Our public image today spans age, wealth, profession and interests with icons such as Black-ish’s Yara Shahidi, Chicago’s own yoga and wellness guru Lauren Ash and straight-forward and no-nonsense Senator, Maxine Waters.
Even so, many parents raising Black girls do not rely on media to make an impression on their children.
Multicultural books and literature are a common frontline approach for educators and families alike, to validate the lived experiences and cultures of non-white folks.
Think Marley Diaz—the 10-year-old Black girl, who, at the time was “tired of reading about white boys and their dogs.”
Her disinterest led her to create her now famous campaign, #1000BlackGirlBooks and now there is a surge in the scholarly interest of representations of Black girls in kid’s lit.
It’s important to note however, that just because a book a cute picture of a Black girl on the front of it, doesn’t mean it’s quality—by all means, it could be quite the opposite.
As reviewer for a national publication of children’s literature, I see absolutely outrageous and culturally inaccurate and insensitive books on a weekly basis but one book that I recently reviewed really struck a hard chord.
In hopes to keep the Black community informed, especially as we work towards educating and uplifting our young girls, I want to share this review with you all, in hopes that you get a glimpse into some of the hurtful and demeaning messages that are cleverly embedded into the colorful and fun looking books that catch our kids’ eyes.
Natalie’s Hair is Wild-Laura Freeman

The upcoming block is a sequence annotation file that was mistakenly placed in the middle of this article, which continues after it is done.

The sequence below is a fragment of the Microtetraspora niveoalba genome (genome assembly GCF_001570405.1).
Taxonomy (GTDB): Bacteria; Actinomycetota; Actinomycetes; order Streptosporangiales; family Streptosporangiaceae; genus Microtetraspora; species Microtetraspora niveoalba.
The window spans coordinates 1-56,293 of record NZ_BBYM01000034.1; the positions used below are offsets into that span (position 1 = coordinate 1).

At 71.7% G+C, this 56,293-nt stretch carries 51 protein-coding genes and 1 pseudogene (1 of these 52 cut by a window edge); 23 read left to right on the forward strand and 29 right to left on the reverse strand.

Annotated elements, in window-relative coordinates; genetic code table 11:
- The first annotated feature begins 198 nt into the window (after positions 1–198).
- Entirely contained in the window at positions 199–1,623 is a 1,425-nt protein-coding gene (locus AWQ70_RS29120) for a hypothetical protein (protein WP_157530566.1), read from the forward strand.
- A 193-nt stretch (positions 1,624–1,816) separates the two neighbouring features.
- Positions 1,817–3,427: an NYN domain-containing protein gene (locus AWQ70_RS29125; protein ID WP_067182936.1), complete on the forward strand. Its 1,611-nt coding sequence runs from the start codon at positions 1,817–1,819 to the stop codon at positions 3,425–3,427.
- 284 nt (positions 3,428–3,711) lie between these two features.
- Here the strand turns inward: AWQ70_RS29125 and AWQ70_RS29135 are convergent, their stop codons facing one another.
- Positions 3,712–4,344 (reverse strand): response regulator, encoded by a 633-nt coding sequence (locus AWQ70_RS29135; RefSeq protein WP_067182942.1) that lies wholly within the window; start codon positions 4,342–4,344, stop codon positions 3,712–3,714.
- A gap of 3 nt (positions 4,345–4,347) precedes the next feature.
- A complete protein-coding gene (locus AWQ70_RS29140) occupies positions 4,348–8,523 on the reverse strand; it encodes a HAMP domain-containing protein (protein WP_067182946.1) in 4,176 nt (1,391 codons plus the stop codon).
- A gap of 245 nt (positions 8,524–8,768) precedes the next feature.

Natalie’s hair is large and in charge. Paired with her bright African print clothes, she is the gleaming image of a carefree Black girl. In fact, there isn’t a comb, scrunchie, barrette or bobby clip that can “tame” or “restrain” her natural mane. So when a bird takes up residence in her hair, it’s no big deal. But soon, the pages are filled with the black cloud-like fuzz of Natalie’s growing hair as the birds are joined by a frog, owl, and a host of other creatures—even a lion. It’s not until the noisy animals keep her from sleeping that she finally decides something must be done. With the help of the fire department and local zoo, the creatures are captured and Natalie’s hair is hosed down—it was that big a job. Many garden shears and rakes later, we join Natalie back at home, happy with fresh cornrowed braids and this lesson learned: “the hair on your head, is no place for a zoo.” This title is the first authored book of Laura Freeman, illustrator of the early chapter series Nikki and Deja. A fair-skinned and loose curled African-American woman, she notes that, like Natalie, she too grew up “wild-haired.” However, Natalie is brown-skinned with a kinky hair texture—her Blackness not as palatable as Freeman’s. It is highly unlikely that should Freeman have portrayed a girl reflected in her own image, that the resolution to her problem would be cornrows and a warning to maintain personal hygiene from the local firemen turned hairdressers. While the vibrantly textured digital art is appealing, don’t be fooled—the accompanying text lacks flow and is mediocre and didactic at best. Perhaps if Natalie were depicted in the likeness of her illustrator this might have been silly and fun with no real implications, this book effectively works to undo much of self-reclamation work that Black women have done to combat the stigmatization of kinky Black hair. If you’re really looking for great hair stories featuring Black girls, skip this title and check out Crystal Swain-Bates’ Big Hair, Don’t Care! Or Natasha Anastasia Tarpley’s I Love My Hair! MK